The Overteaching Trap

Teaching is a series of balancing acts. Here’s a great way to think about them.

Posted Feb 18, 2019

There I was, walking down the street, minding my own business, when I saw it:

Mitch Handelsman
Source: Mitch Handelsman

“Really?” I thought.  “Bringing the gym to the customer?  Doesn’t that kinda defeat the purpose?  Have we gotten so lazy that we can’t even expend some effort to expend some effort?”  But then I started thinking about how a mobile gym might have some advantages.

My little internal conversation made me think of a presentation I attended years ago by Robert Noyd, a biology professor and faculty developer at the United States Air Force Academy.  Bob (an amazing presenter and one of the nicest people on the planet) introduced us to the importance of balancing overteaching and underteaching.

Noyd started by talking to his audience about his own experience early in his career:  “I felt that I was more invested in my students’ achievement than they were” (Noyd, 2005, p. 4).  We all knew the feeling:  We had spent countless hours holding review sessions (often poorly attended), preparing review sheets for exams, answering student emails (and before that, phone calls) within five minutes, etc.  Sometimes these things are wonderful, but sometimes they constitute overteaching.

Here’s the question Noyd asks himself to achieve the right balance—or, using Aristotelian terms as Bob does, the “Golden Mean”:  “Am I giving the right student the right amount of assistance, at the right time, for the right reason, in the right manner?”  (Noyd, p. 4) The answers to this question can help us think more carefully about many aspects of our teaching.

The first part of this question reminds us that we need to know our students.  We may be seeing a much wider variety of students than we did at the beginning of our careers. We might be teaching freshman one hour and graduate students the next. To use the same techniques for all students may be an example of underteaching.  (Some patrons may really need and benefit from a mobile gym.)

Noyd makes the point that many teachers are generous, and really want to help students.  But making it easy for students may not be helping them optimally:  “It is important to teach and value persistence because not all learning comes easily; a lot required working hard” (Noyd, p. 5).  Finding the right balance between supporting and challenging our students is a constant task.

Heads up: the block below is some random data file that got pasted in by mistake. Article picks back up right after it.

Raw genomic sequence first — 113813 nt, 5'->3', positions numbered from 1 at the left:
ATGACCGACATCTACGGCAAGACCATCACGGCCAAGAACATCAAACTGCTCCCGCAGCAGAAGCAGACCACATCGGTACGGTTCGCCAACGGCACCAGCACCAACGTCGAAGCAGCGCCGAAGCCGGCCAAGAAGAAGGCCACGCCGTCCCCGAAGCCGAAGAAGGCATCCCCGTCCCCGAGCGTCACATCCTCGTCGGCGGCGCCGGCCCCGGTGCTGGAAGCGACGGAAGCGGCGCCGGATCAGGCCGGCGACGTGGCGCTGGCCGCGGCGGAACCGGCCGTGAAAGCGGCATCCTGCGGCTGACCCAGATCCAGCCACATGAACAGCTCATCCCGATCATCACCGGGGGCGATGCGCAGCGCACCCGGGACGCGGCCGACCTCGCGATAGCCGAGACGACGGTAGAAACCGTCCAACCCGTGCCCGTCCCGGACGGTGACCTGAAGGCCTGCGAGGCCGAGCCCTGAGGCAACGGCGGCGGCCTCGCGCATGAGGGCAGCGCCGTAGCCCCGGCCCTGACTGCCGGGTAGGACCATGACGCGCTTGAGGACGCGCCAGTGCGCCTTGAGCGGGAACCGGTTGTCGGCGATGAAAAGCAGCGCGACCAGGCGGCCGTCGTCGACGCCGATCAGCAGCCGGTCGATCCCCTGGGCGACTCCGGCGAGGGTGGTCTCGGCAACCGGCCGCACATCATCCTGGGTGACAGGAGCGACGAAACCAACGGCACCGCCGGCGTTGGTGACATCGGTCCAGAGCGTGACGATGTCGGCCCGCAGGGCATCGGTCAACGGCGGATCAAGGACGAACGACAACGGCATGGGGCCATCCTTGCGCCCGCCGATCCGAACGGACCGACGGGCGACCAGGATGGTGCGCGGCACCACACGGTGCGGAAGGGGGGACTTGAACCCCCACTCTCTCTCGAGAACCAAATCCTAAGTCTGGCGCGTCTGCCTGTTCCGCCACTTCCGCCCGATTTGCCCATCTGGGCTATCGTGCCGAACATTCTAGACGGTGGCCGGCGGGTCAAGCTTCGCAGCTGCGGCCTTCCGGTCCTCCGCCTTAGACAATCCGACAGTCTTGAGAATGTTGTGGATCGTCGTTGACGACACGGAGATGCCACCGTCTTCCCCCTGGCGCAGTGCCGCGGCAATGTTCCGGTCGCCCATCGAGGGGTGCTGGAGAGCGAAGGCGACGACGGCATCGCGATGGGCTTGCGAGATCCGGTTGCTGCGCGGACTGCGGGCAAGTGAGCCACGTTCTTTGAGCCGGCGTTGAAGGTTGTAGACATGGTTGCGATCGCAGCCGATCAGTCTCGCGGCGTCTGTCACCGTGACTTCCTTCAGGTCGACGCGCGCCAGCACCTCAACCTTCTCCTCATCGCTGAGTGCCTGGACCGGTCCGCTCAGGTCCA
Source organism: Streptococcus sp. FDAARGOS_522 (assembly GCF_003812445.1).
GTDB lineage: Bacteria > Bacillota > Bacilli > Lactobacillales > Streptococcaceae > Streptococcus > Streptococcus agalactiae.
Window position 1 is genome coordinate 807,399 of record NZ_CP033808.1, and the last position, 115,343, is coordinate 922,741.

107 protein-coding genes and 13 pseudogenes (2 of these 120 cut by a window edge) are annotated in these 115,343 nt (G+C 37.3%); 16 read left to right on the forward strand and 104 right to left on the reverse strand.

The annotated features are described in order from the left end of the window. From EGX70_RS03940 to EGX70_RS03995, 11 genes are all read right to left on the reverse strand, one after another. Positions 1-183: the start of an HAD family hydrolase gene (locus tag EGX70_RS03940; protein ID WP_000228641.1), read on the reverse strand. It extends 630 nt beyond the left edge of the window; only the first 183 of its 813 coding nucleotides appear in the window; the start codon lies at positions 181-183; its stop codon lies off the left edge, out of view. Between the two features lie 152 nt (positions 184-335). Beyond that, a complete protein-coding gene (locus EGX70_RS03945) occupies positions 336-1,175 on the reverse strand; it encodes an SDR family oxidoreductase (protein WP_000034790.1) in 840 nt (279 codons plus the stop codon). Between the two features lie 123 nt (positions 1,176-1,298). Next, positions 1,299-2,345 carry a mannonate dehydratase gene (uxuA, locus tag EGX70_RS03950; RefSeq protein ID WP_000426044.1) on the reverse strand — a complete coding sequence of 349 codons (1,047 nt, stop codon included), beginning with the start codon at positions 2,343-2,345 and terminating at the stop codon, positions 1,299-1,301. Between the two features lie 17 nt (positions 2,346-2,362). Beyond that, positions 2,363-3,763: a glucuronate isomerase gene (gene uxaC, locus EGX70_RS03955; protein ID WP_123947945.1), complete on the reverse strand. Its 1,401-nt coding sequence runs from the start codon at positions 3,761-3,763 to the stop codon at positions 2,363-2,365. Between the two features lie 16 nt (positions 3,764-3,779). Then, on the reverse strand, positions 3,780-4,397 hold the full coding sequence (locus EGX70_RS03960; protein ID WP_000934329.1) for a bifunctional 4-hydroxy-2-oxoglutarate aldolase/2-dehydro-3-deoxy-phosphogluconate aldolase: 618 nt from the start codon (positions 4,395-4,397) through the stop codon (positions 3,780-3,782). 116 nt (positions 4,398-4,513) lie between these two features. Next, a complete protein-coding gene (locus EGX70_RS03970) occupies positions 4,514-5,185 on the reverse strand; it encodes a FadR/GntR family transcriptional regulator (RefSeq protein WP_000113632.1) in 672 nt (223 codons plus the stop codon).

Timing, as they say, is everything.  We’ve all had the experience of students who contact us the night before a big paper is due:  “What should I write about?”  That may be an indication of underteaching by not helping students manage their time or plan.  Assigning some preliminary papers might have helped.

Our gym entrepreneurs clearly plan to make money with their van.  During the workshop, Noyd encouraged us to explore our own motivations for what we do.  For example, are we overteaching to be liked, to show off some technology, to help students memorize content, or to develop their skills?  Many times these motivations are not mutually exclusive, but thinking about the question “makes teaching decisions purposeful and intentional” (Noyd, p. 5).  It’s good to know the reasons for what we do.

Finally, Noyd encourages us to teach “in the right manner.”  Simply put, our techniques need to match our students and goals.  For example, a brilliant lecture that demonstrates our amazing critical thinking may not help students develop that skill.  During his workshop, Noyd demonstrated this by letting us struggle to apply his concepts to our teaching.  Overteaching would have been simply to give us the “answers” Bob has found in his own teaching.

Thanks, Bob, for this wonderful approach.  For now, I gotta go to the gym.  Or make a phone call…

© 2019 Mitchell M. Handelsman


Noyd, R. K. (2005, September).  Applying Aristotle’s golden mean to the classroom: Balancing underteaching and overteaching. Teaching Matters, 9(1), pp. 406. (Originally published in the National Teaching and Learning Forum.)  Retrieved from